Hugh Hale, chief information officer of TennCare, and Simcox both said they want to hear from companies that understand the agencies, where the friction points lie, and have thoughtful solutions.

Hale specifically noted that entrepreneurs should avoid starting an email by asking if he’d be interested in hearing about something.

“All my needs are on the internet… I’m very transparent,” said Hale. “We’re starving for innovation so we need you to approach us, but I want you to do it thoughtfully.”

Simcox highlighted Blue Button 2.0, which gives API access to live Medicare data as a way to “liberate the data” and encourage developers to dig in. The program can have an app reviewed and approved in two weeks, which he said “is a little bit unheard of in government.”

Hugh Hale, chief information officer of TennCare, talked about what he looks for in pitches from start-ups or would-be partners. Ed Simcox, acting chief technology officer of HHS (center) and Michael Burcham, founder of Narus Health, joined Hale on June 6, 2018, for a discussion about the pitfalls, realities and rewards of trying to work with government agencies. Photo/NHCC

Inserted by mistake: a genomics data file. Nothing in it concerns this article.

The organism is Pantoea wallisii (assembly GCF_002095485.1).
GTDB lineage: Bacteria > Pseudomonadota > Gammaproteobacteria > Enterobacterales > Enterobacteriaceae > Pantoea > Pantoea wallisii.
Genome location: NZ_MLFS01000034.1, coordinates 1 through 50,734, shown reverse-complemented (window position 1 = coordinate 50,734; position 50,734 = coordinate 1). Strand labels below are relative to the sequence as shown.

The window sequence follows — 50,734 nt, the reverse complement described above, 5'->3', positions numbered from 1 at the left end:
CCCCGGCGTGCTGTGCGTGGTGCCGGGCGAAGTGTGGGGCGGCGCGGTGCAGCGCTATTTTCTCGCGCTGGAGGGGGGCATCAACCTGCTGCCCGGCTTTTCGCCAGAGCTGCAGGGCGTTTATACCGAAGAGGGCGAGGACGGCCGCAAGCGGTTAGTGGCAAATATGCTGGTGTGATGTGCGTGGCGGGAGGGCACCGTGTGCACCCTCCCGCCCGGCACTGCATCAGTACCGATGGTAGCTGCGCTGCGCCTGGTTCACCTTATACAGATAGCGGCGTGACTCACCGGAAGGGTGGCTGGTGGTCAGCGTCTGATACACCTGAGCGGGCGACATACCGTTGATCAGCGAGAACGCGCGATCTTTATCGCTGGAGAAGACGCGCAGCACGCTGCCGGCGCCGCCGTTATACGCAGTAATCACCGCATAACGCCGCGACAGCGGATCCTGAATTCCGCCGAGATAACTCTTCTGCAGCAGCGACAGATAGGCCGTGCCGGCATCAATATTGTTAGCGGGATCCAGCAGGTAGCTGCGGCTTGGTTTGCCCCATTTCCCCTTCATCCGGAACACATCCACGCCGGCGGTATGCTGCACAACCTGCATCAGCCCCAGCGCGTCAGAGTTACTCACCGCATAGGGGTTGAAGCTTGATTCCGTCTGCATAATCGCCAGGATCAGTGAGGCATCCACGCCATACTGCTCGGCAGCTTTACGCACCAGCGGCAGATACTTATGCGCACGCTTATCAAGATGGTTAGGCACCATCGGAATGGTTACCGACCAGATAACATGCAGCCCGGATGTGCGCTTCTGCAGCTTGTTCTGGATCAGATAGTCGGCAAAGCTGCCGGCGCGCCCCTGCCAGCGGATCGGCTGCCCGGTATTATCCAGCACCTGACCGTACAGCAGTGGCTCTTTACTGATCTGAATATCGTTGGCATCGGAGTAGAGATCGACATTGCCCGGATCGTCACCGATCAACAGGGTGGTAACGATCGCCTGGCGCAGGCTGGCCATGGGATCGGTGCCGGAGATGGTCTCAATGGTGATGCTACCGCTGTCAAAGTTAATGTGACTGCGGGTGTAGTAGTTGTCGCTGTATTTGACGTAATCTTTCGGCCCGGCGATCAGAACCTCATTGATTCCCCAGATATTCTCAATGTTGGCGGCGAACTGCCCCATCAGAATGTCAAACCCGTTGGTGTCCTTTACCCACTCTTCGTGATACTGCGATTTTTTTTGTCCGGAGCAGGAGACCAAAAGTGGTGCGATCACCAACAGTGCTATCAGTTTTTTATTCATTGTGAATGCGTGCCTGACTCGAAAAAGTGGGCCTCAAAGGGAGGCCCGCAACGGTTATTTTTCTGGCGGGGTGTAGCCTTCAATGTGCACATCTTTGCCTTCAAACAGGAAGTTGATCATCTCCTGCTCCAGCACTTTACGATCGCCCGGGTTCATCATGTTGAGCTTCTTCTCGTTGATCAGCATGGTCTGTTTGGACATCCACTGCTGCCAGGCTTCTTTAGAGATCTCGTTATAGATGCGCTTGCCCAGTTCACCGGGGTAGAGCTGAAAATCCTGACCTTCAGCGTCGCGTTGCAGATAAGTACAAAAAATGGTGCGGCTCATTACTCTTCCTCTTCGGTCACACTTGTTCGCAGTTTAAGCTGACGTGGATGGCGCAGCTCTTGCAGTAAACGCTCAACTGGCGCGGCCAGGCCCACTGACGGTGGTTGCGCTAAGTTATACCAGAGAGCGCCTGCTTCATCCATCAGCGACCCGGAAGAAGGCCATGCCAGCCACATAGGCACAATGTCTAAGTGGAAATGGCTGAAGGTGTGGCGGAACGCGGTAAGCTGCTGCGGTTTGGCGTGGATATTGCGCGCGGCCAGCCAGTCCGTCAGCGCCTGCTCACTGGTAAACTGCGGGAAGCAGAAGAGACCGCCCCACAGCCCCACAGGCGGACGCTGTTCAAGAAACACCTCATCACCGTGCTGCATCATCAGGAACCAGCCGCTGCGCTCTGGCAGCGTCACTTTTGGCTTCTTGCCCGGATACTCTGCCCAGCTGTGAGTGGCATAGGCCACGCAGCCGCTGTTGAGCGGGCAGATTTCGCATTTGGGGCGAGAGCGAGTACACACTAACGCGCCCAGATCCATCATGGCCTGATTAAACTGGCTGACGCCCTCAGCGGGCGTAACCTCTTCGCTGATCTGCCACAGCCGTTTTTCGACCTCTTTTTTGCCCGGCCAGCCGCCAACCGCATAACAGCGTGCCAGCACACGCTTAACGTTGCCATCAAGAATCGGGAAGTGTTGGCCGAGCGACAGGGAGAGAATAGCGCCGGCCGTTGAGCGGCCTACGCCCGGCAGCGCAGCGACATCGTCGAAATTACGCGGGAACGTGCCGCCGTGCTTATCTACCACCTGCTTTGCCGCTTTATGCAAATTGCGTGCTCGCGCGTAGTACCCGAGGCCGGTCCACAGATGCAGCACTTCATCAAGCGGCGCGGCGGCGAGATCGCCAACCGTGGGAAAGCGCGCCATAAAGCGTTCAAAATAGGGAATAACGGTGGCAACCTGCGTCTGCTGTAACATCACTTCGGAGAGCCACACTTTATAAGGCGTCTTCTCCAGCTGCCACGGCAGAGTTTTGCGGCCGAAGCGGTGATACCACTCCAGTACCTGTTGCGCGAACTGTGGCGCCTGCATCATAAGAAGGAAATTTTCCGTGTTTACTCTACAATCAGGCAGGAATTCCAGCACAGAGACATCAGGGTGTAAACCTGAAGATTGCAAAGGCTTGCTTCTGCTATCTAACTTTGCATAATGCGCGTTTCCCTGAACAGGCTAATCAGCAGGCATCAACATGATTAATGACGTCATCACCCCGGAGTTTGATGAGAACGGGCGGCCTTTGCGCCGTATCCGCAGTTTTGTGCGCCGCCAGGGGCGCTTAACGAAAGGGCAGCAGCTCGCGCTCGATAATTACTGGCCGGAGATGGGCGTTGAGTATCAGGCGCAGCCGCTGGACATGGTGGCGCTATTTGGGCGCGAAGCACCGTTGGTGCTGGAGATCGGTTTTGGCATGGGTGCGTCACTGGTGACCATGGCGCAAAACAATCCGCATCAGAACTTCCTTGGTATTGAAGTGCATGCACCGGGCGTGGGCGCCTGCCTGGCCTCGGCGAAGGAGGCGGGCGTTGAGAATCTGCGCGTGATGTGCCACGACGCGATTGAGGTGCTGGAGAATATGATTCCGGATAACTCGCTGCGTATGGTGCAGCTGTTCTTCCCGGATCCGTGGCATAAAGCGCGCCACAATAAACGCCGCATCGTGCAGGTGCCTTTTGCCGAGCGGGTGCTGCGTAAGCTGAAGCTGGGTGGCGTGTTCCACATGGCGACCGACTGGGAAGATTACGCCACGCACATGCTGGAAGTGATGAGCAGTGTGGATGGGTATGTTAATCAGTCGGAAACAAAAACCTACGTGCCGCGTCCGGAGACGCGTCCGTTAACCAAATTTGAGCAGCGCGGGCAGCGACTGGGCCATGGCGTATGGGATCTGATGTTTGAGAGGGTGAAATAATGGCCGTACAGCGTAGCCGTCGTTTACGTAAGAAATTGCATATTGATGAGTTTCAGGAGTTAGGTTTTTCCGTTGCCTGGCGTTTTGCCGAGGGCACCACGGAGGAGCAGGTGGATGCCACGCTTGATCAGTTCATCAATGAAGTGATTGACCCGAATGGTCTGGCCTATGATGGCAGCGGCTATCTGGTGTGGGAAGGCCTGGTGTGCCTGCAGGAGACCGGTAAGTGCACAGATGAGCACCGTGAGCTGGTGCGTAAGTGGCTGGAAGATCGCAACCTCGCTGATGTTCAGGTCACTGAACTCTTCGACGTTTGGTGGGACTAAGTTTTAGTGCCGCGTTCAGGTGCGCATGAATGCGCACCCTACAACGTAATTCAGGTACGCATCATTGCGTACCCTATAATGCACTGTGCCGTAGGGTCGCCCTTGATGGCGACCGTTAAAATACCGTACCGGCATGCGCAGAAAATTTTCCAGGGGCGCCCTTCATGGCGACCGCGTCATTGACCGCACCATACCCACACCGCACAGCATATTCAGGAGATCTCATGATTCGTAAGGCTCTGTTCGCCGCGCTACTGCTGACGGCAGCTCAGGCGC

Hale and Simcox underscored the importance of being clear and concise with what is on offer, and knowing when to push back if a request is outside of a company’s scope or resources.

Sometimes, Hale said, ‘it’s like an elephant helping a mouse” in that “if we move we may hurt you.

Simcox urged entrepreneurs to seek out subcontractors that have positive relationships with HHS and “don’t let the government take advantage of you.”

They said they are open to crafted and smart pitches.

Outside of a request for proposals or request for information, an introduction or even a cold LinkedIn pitch could get Hale’s attention.

“I’m on LinkedIn… in very short, tell me a problem you can solve,” Hale said. “I may not respond but I do read them all.”

 

HHS Start-Up Day: Have bespoke, short pitches — and always have an ask originally appeared on BirdDog